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Judiciary upscales hearing of cases amid covid-19 pandemic

Kisumu High Court is using technology to decongest courtrooms in a move aimed at complying with directives issued by the National Emergence and Response Committee on containment of Covid-19.

Kisumu High Court Judge Fred Ochieng said that the Court has up-scaled hearing of both Criminal and Civil appeal cases through video links thus restricting human contact to curb the spread of the deadly disease.

Justice Ochieng said the High Court is now able to hear appeal cases including those involving prisoners through virtual sessions and submitting signed judgements electronically, hence limiting physical contact.

Speaking in Kisumu on modalities and measures put in place to upscale services in Western Kenya region yesterday, Justice Ochieng however admitted that the Judiciary was facing a huge challenge to hear cases that require witnesses.

He said such cases will remain suspended until when Covid-19 disease will be subdued. “We are encouraging Kenyans to give written submissions instead of oral submissions to curb physical contacts,” he said.

He however observed that the Judiciary has put in place mechanisms to hear urgent cases that may be lodged through the Court administrator in Kisumu or through the Supreme Court in Nairobi.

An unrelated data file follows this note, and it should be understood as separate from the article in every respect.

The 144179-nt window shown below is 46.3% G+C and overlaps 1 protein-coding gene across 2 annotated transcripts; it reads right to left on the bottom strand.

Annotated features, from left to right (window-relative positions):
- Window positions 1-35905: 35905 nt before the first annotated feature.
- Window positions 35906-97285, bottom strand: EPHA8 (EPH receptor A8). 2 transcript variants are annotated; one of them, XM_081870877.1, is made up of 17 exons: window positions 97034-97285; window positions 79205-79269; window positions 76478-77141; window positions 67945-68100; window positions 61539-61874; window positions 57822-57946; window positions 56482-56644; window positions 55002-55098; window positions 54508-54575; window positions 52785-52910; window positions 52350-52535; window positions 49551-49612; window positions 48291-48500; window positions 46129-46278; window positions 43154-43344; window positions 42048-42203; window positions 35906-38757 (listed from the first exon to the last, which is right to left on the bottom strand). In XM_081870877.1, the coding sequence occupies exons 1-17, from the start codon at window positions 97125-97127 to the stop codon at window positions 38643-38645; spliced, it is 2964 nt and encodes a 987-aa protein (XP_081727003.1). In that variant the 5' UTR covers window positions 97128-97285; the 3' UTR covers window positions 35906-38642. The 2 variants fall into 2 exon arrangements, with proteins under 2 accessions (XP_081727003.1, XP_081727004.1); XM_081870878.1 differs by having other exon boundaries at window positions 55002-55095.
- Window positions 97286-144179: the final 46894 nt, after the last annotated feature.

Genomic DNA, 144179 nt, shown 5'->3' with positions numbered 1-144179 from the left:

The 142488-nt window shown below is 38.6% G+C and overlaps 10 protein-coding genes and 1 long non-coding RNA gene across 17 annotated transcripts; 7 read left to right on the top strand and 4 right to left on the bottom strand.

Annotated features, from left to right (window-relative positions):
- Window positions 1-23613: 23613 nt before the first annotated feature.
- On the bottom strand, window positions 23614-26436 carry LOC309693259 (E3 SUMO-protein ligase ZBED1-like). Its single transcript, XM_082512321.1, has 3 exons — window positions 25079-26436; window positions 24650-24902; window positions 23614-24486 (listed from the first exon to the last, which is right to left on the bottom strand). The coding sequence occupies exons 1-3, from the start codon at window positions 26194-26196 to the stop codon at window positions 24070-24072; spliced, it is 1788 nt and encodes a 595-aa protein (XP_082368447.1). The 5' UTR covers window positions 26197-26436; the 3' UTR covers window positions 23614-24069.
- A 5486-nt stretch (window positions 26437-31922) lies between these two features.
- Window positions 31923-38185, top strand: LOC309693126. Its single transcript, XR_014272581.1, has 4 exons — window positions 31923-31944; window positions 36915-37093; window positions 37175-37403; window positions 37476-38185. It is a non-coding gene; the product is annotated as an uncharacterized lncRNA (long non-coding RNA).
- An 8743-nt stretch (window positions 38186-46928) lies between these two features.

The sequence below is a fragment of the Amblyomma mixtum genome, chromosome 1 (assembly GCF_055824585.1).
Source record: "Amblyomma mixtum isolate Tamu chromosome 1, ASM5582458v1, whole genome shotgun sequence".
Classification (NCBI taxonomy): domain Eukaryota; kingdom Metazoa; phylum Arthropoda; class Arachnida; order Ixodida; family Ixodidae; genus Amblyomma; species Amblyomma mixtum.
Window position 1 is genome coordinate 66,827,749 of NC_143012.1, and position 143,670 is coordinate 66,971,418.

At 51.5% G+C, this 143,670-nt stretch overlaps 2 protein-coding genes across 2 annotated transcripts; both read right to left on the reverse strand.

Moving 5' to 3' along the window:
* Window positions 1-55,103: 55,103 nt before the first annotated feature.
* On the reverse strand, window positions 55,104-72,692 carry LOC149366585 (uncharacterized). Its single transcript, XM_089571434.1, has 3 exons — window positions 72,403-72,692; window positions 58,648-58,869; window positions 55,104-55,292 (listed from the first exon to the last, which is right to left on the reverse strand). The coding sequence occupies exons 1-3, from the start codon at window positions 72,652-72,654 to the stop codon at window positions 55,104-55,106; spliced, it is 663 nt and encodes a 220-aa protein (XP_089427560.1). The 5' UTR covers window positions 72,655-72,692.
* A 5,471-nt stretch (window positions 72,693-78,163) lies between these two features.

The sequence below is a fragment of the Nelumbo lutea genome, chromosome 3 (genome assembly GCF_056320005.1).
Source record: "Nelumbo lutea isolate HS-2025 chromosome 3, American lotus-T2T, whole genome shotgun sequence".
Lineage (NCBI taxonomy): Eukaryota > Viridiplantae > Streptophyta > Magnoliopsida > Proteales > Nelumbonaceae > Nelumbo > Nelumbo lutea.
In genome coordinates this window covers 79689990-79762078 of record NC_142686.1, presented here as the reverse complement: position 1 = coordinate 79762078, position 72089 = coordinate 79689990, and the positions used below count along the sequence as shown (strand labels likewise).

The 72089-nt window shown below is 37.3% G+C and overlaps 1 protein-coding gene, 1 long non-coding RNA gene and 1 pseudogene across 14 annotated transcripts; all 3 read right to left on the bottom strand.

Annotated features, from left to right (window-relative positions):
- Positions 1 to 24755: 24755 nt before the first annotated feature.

Justice Ochieng, who was accompanied by Peter Gesora, the Chief Magistrate and Deputy Registrar at the Kisumu Law Courts Linah Akoth, affirmed that the Judiciary will give preference to cases that should have been heard in March this year before the pandemic struck.

“We shall give priority to hear cases that should have been heard from March, April and May this year when normal sessions resume but currently those not represented by lawyers can communicate to us via Short Message Service(SMS) through the court administrator, John Wamalwa on mobile number 0715314251,” he said.

Justice Ochieng and Chief Magistrate Peter Gesora took the press to courtrooms to show the Ministry of Health compliance measures put in place where only a maximum of 15 people will be required to sit in Chief Magistrate’s Court in order to maintain one meter social distance as well as use of sanitizers and hand washing.

By George Kaiga

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